Some of the finest political minds of this generation bet $1 each on the outcome of a host of elections last month, and a few pros you might have expected to lead the pack made dismal showings.

The event was the 1978 election pool hosted by employes of the National Journal. Participants had to answer 35 questions that called for a mixed bag of predictions covering House, Senate and statehouse races. When the nation's votes were counted, some of those in the statistical cellar were Vice President Mondale's press secretary, Al Eisele, presidential media adviser Jerry Rafshoon, Wall Street Journal political scribe Al Hunt and the coauthor of The Almanac of American Politics, Michael Barone.

The winners, tied for first place, were National Journal reporters Tim Clark, who covers regulatory agencies, and Robert Samuelson, an economics specialist.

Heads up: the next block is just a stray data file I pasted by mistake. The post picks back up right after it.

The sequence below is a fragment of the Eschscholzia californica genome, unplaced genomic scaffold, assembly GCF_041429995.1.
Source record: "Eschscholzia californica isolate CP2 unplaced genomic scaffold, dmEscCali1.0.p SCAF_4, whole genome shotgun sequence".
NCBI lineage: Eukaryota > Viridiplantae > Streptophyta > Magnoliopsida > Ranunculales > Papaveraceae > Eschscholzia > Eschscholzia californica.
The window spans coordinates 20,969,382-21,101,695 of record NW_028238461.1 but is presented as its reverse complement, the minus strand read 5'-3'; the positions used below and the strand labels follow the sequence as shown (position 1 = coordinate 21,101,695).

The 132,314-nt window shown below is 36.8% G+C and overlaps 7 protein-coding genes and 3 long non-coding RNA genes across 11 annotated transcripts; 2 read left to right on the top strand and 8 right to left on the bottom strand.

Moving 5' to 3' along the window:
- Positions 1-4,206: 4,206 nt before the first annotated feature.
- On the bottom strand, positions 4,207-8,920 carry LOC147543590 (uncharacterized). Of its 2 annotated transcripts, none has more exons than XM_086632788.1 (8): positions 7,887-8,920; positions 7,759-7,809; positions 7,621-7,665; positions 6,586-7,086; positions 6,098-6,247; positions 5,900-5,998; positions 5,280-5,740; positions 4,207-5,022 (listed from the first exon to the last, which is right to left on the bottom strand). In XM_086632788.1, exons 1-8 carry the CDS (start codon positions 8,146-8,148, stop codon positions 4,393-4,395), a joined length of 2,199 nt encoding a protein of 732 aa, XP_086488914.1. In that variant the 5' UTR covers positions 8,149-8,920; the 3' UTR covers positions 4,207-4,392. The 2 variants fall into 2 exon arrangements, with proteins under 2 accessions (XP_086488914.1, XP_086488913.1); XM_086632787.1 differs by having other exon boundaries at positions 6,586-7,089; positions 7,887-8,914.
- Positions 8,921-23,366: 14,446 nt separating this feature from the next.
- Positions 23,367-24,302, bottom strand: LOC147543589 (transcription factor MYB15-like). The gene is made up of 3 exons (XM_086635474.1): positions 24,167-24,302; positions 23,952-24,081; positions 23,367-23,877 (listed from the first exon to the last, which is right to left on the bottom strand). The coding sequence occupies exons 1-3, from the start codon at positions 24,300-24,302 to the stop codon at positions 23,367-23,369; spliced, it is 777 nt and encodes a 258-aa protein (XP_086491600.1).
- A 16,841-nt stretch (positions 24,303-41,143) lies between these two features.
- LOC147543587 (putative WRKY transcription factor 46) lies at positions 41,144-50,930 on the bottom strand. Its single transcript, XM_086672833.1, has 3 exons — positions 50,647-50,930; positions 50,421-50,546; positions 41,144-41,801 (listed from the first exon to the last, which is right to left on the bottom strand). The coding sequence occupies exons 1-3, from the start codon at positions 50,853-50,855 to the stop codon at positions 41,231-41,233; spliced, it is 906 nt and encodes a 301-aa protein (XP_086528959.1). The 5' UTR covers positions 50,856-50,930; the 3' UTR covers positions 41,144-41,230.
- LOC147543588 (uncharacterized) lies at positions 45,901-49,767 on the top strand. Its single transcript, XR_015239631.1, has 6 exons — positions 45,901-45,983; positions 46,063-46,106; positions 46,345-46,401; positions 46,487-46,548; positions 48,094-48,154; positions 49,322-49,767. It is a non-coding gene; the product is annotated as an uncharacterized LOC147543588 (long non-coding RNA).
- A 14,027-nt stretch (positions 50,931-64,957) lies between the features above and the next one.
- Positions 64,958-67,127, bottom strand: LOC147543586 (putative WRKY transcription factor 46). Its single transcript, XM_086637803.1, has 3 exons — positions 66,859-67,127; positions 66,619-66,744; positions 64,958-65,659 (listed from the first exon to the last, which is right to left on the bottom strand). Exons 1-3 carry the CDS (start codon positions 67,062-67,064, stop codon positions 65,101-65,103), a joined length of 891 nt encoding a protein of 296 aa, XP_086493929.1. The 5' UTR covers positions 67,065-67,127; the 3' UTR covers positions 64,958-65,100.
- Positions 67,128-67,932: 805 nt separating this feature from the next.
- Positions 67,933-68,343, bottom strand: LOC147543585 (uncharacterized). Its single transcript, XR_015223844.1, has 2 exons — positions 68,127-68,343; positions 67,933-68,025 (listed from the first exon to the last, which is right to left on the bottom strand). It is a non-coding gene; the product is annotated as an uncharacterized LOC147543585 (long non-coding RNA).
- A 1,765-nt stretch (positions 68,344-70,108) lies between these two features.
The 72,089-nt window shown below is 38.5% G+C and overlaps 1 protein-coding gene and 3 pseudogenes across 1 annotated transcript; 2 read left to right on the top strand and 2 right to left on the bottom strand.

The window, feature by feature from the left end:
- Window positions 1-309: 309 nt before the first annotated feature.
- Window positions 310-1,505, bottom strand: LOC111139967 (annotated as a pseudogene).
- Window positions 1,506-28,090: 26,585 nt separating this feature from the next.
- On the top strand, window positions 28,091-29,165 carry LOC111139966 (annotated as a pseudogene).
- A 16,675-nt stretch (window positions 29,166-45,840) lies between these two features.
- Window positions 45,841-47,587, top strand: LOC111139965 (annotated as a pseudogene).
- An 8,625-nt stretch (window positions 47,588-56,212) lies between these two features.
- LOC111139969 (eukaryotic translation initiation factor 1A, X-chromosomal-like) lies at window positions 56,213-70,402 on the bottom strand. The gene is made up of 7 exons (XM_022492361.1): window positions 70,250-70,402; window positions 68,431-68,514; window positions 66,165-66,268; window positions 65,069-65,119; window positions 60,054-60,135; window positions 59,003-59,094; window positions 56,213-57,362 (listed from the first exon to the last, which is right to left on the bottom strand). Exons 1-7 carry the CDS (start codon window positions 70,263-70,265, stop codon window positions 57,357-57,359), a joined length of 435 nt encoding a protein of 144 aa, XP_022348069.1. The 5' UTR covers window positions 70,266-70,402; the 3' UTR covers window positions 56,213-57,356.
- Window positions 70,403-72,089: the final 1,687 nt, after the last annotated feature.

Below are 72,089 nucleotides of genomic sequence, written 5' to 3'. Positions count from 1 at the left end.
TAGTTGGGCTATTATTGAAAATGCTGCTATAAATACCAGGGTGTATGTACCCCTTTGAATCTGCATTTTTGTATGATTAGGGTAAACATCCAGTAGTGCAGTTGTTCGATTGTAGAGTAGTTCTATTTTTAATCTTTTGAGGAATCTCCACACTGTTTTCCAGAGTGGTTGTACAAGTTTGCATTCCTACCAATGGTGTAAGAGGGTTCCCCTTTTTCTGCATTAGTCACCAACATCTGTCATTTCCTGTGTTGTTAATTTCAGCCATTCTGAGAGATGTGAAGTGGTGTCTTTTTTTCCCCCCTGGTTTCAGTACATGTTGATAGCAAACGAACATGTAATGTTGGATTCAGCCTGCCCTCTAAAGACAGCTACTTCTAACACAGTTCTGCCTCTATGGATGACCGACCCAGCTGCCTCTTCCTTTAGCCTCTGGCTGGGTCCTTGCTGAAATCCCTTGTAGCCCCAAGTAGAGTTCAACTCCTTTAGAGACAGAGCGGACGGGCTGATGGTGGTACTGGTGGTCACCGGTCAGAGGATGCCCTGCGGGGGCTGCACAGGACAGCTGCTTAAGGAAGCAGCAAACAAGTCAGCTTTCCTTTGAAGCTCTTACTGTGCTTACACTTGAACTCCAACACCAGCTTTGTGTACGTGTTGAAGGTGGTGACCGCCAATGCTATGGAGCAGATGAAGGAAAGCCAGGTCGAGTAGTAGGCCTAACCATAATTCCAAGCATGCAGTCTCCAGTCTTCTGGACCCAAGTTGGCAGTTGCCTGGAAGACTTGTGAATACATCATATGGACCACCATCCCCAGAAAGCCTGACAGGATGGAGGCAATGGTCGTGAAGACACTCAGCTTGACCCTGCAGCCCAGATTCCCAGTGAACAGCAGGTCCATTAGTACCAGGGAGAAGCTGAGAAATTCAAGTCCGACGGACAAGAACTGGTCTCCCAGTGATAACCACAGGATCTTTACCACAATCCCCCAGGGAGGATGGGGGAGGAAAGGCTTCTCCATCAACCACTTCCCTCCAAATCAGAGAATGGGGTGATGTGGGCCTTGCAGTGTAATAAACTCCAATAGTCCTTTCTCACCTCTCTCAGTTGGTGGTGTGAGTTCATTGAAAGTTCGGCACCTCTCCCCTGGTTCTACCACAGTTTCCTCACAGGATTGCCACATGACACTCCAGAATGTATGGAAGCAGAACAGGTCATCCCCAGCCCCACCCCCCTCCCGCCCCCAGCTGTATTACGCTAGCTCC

"I'll tell you what the difficulty was -- it was easier than last time," complains one loser, Barone. As vice president of Peter D. Hart Research Associates, a public opinion research firm, Barone is known for his extraordinary ability to recall political minutiae. He was the champion in the 1976 sweepstakes, but this time around couldn't touch the $69 the two winners split. "I thought it would be unfair," he says modestly, "to take all that money away from all those people."